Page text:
07:46 So we are generating the value on the server, but we're not actually evaluating that string value until it hits the client. So what's happening here is if we take a look at, actually might be easier to look at the DOM output here. Whoops, scooch that over, and then scooch this over. So if we take a look at our DOM, we'll see we have this inline script that's for our scroll restoration that's happening right there. And then this inline script is our console log.

08:18 And then we get a bunch of module preloads. This is so that we can have the browser get all of these modules in the browser cache so that they can be evaluated when they're imported. We have another script here. This is for the remix context with all the data for hydration. And then we have this module right here and another module here.

08:38 This one is for the KCD workshop, so you can ignore that one. So this one is where our application starts. And so the reason that we're getting this console log before our console log that shows up inside of the root file is because as far as the browser is concerned this script tag shows up before we start to import anything. And so if you need something that evaluates on the server as early as possible, you can put that in your server TS file or you can put that in your entry.server.tsx file. But if you need something that evaluates as early as possible on the client, then you probably should use the entry client file.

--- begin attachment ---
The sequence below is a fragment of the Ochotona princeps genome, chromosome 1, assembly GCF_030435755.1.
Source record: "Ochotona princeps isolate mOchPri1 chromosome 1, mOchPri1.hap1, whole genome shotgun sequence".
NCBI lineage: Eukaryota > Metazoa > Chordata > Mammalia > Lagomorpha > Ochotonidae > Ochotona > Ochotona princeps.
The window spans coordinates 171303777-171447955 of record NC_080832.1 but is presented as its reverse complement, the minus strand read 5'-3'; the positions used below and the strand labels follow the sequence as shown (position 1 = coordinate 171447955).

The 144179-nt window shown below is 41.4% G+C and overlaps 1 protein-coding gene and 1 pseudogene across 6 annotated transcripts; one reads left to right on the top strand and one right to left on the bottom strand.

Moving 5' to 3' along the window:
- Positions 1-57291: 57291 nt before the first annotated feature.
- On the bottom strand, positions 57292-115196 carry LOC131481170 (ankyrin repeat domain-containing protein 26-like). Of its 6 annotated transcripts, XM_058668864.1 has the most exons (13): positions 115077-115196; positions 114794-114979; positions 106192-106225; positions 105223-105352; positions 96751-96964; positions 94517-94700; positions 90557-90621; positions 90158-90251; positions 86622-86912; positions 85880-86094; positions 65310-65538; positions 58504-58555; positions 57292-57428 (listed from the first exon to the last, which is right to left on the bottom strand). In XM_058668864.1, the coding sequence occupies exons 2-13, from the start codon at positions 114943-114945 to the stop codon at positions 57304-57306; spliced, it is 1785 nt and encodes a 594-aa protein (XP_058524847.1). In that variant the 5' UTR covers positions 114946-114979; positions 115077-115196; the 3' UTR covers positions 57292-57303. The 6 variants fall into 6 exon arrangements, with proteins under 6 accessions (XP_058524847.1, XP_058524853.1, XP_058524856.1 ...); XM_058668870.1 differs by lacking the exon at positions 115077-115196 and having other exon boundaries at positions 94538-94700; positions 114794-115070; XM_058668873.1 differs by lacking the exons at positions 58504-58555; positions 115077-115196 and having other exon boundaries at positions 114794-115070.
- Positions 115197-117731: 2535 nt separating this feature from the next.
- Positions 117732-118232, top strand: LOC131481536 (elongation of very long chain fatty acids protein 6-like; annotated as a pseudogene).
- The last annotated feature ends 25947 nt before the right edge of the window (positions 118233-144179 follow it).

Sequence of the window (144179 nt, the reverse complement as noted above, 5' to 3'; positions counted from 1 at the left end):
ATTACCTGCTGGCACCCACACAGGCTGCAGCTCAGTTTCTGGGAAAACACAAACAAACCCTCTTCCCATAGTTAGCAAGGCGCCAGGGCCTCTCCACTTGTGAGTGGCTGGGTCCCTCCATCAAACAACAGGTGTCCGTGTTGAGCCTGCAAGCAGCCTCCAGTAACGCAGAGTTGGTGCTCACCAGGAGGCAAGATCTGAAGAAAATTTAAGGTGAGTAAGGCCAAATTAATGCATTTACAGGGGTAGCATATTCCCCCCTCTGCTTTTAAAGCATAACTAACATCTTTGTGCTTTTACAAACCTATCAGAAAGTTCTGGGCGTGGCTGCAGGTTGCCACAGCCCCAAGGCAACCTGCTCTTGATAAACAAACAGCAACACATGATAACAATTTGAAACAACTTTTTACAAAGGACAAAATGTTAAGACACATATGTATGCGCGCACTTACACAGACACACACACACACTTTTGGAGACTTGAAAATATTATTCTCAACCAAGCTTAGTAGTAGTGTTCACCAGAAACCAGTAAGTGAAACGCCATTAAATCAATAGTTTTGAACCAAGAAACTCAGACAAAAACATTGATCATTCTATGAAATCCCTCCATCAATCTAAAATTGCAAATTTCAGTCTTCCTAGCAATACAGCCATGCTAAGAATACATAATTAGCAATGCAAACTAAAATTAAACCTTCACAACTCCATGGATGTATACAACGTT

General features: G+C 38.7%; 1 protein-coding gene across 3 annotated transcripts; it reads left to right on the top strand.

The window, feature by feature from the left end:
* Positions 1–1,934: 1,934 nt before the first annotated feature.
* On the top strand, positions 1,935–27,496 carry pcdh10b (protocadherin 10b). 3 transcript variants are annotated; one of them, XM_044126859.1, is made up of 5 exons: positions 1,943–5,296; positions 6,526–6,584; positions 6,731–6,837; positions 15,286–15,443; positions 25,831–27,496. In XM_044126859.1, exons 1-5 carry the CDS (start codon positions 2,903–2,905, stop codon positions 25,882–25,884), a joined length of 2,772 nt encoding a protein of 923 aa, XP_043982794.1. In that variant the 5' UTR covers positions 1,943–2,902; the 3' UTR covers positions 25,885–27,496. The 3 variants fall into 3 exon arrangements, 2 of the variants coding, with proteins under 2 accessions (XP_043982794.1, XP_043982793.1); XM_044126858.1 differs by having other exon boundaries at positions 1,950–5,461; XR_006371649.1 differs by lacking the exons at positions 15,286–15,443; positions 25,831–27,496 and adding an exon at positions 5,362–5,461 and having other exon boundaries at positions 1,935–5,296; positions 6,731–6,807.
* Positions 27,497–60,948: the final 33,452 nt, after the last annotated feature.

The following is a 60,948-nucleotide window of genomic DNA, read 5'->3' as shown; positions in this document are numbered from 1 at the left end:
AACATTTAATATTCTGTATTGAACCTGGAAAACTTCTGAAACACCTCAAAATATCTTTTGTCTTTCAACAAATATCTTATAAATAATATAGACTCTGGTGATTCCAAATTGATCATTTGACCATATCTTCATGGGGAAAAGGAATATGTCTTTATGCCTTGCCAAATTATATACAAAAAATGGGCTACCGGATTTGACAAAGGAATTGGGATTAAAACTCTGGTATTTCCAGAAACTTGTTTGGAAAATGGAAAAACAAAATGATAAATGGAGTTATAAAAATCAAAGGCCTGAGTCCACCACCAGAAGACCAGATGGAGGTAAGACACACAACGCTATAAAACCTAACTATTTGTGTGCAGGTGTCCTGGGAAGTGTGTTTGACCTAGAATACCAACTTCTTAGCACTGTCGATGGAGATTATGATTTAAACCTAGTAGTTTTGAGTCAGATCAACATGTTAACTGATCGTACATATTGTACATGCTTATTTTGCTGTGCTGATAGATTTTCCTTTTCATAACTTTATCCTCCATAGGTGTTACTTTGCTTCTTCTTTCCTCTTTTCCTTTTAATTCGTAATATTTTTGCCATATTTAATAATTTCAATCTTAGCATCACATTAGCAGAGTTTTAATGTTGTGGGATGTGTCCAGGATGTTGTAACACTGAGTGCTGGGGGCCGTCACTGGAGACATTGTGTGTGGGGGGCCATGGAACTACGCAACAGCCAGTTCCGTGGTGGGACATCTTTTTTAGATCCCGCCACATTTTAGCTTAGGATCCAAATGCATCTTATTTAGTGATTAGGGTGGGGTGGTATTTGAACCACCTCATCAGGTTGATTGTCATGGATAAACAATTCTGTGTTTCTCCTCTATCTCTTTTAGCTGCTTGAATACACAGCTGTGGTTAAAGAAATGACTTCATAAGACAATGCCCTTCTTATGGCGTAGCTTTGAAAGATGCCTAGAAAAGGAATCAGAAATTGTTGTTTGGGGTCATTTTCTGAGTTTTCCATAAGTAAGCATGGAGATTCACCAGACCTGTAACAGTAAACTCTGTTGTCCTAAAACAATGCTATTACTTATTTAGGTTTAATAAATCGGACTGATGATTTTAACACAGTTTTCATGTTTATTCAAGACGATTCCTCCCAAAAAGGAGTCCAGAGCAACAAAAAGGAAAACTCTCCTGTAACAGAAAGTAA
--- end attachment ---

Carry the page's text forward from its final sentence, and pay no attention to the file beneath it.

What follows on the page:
09:22 However, in our case with the environment variables, we need something evaluated even before the client is evaluated because we're using this env variable here. So it's not really common that you're gonna be doing inline scripts, but that is the most early possible thing that you can do for getting things evaluated really, really early on. Now, what's interesting is we actually also have some other use cases for this as well, and that's the client hints, which I will link in the description of this video so you can go understand what are client hints, and we're using the same sort of thing to make sure that we have the right cookies set for whatever the client preferences are. So like their theming preferences and stuff like that. So take a look at that video if you want to dive into that.

10:13 But that's another use case for doing this sort of thing of like a really, really early evaluation of some JavaScript on the client. So hopefully that is interesting and helpful to you to get an idea of all the different places where JavaScript is initially evaluated. And yeah, have a good time with all the fun stuff you're doing on the web, peace.